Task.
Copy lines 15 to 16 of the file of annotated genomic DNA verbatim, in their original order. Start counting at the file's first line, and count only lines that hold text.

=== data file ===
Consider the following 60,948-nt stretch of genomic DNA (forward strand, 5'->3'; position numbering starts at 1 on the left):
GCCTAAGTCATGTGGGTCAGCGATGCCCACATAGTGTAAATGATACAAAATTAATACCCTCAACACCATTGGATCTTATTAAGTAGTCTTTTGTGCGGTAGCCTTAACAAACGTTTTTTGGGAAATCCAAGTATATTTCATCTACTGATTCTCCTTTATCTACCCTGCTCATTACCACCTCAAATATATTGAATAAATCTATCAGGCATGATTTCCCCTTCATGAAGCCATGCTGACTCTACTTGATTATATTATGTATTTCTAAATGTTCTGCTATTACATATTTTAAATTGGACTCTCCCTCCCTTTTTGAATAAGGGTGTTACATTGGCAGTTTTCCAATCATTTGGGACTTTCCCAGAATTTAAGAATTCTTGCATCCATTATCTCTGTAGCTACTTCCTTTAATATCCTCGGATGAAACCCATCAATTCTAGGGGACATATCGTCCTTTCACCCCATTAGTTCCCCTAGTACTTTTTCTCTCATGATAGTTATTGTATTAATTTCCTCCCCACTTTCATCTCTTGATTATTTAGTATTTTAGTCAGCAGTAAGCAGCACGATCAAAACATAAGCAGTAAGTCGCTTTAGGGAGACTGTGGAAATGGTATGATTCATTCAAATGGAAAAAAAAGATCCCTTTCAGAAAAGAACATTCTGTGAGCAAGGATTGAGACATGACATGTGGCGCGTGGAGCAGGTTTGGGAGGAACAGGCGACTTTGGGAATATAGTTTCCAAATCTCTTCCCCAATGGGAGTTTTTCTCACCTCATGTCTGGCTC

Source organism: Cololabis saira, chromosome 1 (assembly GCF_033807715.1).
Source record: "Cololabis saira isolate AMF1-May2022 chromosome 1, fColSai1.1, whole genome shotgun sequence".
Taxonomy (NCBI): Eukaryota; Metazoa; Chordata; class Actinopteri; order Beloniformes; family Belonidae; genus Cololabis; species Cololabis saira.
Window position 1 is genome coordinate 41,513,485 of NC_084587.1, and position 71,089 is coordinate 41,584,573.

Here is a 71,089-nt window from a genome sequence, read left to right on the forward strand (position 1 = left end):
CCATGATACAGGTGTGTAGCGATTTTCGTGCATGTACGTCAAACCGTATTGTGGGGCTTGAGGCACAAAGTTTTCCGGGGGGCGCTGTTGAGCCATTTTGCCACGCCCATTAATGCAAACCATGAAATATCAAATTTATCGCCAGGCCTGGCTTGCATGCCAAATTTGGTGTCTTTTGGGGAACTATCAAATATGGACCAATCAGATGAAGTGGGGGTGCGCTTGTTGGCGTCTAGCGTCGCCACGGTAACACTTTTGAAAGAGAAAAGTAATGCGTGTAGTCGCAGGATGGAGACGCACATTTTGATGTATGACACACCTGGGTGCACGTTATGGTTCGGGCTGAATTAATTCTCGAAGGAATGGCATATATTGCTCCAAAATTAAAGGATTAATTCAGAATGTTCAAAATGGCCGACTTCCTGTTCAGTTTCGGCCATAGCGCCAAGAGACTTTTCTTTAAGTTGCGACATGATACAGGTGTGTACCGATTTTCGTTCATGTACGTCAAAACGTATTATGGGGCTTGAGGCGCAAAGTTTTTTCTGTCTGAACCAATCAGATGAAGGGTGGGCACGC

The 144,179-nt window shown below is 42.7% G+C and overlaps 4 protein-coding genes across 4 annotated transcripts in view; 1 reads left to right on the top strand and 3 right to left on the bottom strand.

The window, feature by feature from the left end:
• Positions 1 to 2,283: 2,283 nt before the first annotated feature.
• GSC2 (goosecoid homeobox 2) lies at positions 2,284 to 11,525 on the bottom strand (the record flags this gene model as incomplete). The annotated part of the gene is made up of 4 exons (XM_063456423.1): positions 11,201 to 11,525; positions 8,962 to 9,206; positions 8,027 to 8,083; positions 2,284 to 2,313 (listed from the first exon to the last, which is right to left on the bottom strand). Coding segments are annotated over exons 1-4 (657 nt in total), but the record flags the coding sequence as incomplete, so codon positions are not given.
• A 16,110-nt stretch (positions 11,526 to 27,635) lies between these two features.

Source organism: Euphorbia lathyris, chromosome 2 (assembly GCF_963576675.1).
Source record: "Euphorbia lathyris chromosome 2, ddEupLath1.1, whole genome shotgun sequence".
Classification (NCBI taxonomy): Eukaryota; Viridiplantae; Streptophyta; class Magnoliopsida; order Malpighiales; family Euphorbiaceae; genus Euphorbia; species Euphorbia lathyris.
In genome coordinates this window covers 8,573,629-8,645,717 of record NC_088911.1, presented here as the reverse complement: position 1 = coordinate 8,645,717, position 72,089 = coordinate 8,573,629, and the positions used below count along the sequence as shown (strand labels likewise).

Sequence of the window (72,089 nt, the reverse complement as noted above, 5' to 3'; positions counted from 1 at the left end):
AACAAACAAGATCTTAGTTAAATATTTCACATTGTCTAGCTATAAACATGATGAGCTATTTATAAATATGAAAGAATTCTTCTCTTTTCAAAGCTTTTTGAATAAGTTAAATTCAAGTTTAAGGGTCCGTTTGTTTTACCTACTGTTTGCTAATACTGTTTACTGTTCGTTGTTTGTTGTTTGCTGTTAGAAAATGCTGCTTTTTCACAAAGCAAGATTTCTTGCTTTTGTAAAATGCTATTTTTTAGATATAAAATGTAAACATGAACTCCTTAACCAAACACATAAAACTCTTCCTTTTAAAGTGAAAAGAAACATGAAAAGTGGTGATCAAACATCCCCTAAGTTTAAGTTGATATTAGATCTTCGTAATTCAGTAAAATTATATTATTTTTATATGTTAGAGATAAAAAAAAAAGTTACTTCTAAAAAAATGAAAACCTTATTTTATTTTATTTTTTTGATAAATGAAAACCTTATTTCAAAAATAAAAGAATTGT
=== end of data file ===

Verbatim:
Source record: "Euphorbia lathyris chromosome 2, ddEupLath1.1, whole genome shotgun sequence".
Classification (NCBI taxonomy): Eukaryota; Viridiplantae; Streptophyta; class Magnoliopsida; order Malpighiales; family Euphorbiaceae; genus Euphorbia; species Euphorbia lathyris.